Therapy-related strategies to improve adherence to cardiovascular medications



by S. Rasheeqa Ismail, Malaysia; S. Tsoli and R. Chowdhury, United Kingdom

Rajiv CHOWDHURY, PhD, FESC
Department of Public Health and
Primary Care, University of
Cambridge, Cambridge
UNITED KINGDOM
Sophia RASHEEQA ISMAIL
MBBS, MSc
Diabetes & Endocrine Unit
Cardiovascular, Diabetes
& Nutrition Research Centre
Institute for Medical Research
MALAYSIA
Stergiani TSOLI, MPhil
Department of Population Health
Faculty of Epidemiology and
Population Health, London School
of Hygiene and Tropical Medicine
UNITED KINGDOM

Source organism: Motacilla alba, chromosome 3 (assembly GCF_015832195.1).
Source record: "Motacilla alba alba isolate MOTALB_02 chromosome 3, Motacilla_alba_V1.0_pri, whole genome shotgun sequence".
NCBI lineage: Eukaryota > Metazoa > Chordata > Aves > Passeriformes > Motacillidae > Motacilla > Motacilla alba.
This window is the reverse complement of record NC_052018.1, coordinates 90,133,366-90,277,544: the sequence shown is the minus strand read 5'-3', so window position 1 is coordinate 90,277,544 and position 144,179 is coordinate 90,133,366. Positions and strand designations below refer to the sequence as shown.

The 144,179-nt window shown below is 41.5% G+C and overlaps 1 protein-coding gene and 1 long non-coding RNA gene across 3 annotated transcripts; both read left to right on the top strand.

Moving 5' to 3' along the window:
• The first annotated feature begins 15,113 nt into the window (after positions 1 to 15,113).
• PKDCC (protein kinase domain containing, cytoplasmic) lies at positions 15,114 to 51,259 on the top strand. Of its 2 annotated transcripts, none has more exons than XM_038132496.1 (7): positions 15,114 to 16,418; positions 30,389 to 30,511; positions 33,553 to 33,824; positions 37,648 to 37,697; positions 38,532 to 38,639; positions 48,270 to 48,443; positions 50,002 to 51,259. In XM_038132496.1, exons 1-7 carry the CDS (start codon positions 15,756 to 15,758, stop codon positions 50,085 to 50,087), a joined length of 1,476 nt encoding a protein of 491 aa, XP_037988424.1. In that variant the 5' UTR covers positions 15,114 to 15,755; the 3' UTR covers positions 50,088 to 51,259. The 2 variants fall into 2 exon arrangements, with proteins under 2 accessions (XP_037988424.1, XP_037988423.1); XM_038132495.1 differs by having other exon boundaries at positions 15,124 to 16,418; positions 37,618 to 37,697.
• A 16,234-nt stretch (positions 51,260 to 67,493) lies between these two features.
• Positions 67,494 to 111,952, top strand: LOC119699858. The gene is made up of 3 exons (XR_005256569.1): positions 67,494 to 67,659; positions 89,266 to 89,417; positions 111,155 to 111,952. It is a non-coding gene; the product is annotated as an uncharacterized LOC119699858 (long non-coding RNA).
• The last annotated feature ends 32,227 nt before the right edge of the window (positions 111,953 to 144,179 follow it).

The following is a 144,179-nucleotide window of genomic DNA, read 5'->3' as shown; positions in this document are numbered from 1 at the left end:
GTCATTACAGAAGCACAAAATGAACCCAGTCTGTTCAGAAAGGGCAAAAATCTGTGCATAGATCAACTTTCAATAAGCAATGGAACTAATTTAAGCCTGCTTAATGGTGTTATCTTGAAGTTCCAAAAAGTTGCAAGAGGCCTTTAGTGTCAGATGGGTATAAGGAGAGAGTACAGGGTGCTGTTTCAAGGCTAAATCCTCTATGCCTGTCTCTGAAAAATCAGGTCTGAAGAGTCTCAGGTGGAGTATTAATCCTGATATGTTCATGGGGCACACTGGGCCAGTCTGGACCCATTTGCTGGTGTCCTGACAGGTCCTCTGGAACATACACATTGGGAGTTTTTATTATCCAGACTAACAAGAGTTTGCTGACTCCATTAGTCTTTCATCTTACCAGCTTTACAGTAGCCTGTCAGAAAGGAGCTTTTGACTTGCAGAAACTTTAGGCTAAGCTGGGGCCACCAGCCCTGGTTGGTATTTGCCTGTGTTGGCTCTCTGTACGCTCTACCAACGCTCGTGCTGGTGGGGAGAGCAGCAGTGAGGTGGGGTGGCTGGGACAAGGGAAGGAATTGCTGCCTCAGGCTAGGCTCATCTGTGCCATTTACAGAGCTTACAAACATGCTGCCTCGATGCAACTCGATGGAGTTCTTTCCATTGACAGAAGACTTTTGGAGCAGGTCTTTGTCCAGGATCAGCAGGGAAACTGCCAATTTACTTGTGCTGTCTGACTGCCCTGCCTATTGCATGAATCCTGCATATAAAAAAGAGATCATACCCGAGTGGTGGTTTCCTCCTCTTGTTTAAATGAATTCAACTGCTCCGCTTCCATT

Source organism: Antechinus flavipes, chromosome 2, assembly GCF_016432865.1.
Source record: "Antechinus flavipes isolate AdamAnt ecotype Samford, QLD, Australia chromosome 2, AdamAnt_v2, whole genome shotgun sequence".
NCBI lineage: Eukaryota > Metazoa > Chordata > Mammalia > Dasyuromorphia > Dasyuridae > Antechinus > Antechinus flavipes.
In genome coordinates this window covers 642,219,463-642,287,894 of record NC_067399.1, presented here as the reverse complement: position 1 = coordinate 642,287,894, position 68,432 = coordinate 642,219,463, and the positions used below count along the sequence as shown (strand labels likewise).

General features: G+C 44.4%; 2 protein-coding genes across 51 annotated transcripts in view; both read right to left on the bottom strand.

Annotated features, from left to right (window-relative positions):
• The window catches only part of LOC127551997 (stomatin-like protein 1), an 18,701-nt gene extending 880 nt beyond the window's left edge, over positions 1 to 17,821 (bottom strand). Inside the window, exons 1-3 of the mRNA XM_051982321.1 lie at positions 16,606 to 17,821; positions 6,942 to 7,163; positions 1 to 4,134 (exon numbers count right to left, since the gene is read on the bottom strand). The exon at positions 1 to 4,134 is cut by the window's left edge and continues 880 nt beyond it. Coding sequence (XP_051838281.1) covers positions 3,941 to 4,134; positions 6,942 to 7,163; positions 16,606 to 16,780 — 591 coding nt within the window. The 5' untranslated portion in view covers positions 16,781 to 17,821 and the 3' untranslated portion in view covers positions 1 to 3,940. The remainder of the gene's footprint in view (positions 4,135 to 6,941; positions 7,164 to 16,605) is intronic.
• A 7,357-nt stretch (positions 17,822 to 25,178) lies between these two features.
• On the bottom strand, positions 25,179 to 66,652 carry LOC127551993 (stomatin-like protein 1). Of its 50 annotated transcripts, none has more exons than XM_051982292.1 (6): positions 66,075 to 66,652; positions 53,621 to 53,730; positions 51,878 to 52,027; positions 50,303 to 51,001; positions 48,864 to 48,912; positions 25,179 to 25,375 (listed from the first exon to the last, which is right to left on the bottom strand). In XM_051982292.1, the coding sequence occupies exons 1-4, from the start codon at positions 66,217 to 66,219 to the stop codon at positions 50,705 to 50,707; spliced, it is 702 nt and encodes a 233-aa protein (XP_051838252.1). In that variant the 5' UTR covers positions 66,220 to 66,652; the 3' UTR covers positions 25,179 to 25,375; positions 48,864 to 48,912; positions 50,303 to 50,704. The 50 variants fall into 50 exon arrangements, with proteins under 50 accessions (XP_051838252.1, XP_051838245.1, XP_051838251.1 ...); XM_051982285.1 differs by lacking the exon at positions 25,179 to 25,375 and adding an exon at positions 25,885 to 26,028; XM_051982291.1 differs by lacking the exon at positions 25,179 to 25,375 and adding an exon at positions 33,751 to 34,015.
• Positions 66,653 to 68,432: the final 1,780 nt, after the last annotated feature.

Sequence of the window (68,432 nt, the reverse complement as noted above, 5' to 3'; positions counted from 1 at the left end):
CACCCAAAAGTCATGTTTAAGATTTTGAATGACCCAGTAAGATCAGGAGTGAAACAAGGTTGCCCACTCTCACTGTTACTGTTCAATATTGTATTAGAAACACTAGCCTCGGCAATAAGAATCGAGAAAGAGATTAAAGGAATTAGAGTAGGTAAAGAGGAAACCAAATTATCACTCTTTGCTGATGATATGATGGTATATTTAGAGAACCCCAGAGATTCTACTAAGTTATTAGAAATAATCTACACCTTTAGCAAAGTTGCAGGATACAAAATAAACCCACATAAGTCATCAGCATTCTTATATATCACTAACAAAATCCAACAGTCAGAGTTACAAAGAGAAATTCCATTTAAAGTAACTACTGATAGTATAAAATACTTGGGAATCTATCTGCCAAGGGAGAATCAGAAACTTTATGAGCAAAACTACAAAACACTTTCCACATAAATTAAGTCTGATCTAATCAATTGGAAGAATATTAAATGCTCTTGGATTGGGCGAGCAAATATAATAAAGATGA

Objective: To determine the efficacy of various therapy-related strategies in improving adherence to cardiovascular disease (CVD) medications. Design: Systematic review and meta-analysis of prospective interventional studies. Data sources: Medline, Embase, and Cochrane electronic databases, supplemented by a search of the reference lists of relevant studies. Study selection: Randomized controlled trials in adults (age >18 years) on existing CVD medications (antihypertensives, antiplatelets, or statins) that evaluated the effects of three key therapy-related strategies (ie, those related to education and support, technology, and the use of combination pills) on subsequent changes in medication adherence compared with usual care or equivalent. Data extraction and analysis: Two investigators extracted data and a consensus was reached with involvement of a third. Study-specific effect estimates were combined using random-effects meta-analysis. For the studies that could not be quantitatively synthesized, a systematic narrative review was performed. Results: Of the 2383 unique citations retrieved following the initial screening, a total of 27 articles met our inclusion criteria. In these studies, a wide range of interventions was evaluated for each key therapy-related strategy. The included studies vary widely in efficacy and overall quality. Nonetheless, in aggregate, education and support programs increased adherence to nonspecific CVD medications for both short-term (6 months) and longer-term (12 months) interventions. Overall, these strategies were equally effective for improving adherence to specific CVD medications such as statin or clopidogrel, when taken alone. Similarly, technology-based programs as well as the use of fixed-combination pills also improved adherence to CVD medications significantly. Nonetheless, the overall number of trials available for each of these strategies and their quality were generally inadequate. Conclusion: The findings of this review indicate that several therapy-related strategies may significantly improve medication adherence. However, there are significant differences across all types of interventions such as education and support, technology-based interventions, and fixed-combination pills. Since the overall quality and extent of evidence was generally low, further trials are required to reliably quantify the effects of these diverse interventions.